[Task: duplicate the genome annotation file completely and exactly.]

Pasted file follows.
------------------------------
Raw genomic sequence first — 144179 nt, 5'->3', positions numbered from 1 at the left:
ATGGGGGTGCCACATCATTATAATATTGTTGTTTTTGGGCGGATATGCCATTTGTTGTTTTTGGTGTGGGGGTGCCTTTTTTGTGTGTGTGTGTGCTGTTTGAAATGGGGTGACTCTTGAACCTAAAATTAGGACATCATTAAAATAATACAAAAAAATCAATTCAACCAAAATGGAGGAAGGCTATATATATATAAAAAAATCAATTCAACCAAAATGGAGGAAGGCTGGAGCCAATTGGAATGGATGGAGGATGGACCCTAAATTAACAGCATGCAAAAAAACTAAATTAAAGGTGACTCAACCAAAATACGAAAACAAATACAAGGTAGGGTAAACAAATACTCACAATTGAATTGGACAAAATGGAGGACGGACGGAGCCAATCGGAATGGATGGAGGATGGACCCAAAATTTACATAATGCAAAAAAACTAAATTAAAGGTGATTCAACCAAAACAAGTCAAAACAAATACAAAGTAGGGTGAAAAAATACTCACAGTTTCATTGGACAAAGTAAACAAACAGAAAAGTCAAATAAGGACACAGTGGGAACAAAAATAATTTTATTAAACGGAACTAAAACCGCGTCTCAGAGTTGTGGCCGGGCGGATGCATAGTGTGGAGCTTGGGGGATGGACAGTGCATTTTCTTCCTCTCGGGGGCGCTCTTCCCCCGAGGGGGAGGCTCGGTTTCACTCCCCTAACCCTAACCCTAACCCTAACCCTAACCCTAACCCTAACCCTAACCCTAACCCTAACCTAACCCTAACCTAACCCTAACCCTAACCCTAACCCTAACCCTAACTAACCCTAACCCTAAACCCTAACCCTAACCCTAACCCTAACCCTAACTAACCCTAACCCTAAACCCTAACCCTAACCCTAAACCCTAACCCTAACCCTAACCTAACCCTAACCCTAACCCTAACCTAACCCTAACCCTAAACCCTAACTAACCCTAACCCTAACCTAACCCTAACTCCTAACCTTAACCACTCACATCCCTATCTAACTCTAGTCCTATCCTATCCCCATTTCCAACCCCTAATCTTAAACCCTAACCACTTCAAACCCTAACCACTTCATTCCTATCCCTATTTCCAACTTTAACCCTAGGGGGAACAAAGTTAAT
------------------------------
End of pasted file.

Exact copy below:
Raw genomic sequence first — 144179 nt, 5'->3', positions numbered from 1 at the left:
ATGGGGGTGCCACATCATTATAATATTGTTGTTTTTGGGCGGATATGCCATTTGTTGTTTTTGGTGTGGGGGTGCCTTTTTTGTGTGTGTGTGTGCTGTTTGAAATGGGGTGACTCTTGAACCTAAAATTAGGACATCATTAAAATAATACAAAAAAATCAATTCAACCAAAATGGAGGAAGGCTATATATATATAAAAAAATCAATTCAACCAAAATGGAGGAAGGCTGGAGCCAATTGGAATGGATGGAGGATGGACCCTAAATTAACAGCATGCAAAAAAACTAAATTAAAGGTGACTCAACCAAAATACGAAAACAAATACAAGGTAGGGTAAACAAATACTCACAATTGAATTGGACAAAATGGAGGACGGACGGAGCCAATCGGAATGGATGGAGGATGGACCCAAAATTTACATAATGCAAAAAAACTAAATTAAAGGTGATTCAACCAAAACAAGTCAAAACAAATACAAAGTAGGGTGAAAAAATACTCACAGTTTCATTGGACAAAGTAAACAAACAGAAAAGTCAAATAAGGACACAGTGGGAACAAAAATAATTTTATTAAACGGAACTAAAACCGCGTCTCAGAGTTGTGGCCGGGCGGATGCATAGTGTGGAGCTTGGGGGATGGACAGTGCATTTTCTTCCTCTCGGGGGCGCTCTTCCCCCGAGGGGGAGGCTCGGTTTCACTCCCCTAACCCTAACCCTAACCCTAACCCTAACCCTAACCCTAACCCTAACCCTAACCCTAACCTAACCCTAACCTAACCCTAACCCTAACCCTAACCCTAACCCTAACTAACCCTAACCCTAAACCCTAACCCTAACCCTAACCCTAACCCTAACTAACCCTAACCCTAAACCCTAACCCTAACCCTAAACCCTAACCCTAACCCTAACCTAACCCTAACCCTAACCCTAACCTAACCCTAACCCTAAACCCTAACTAACCCTAACCCTAACCTAACCCTAACTCCTAACCTTAACCACTCACATCCCTATCTAACTCTAGTCCTATCCTATCCCCATTTCCAACCCCTAATCTTAAACCCTAACCACTTCAAACCCTAACCACTTCATTCCTATCCCTATTTCCAACTTTAACCCTAGGGGGAACAAAGTTAAT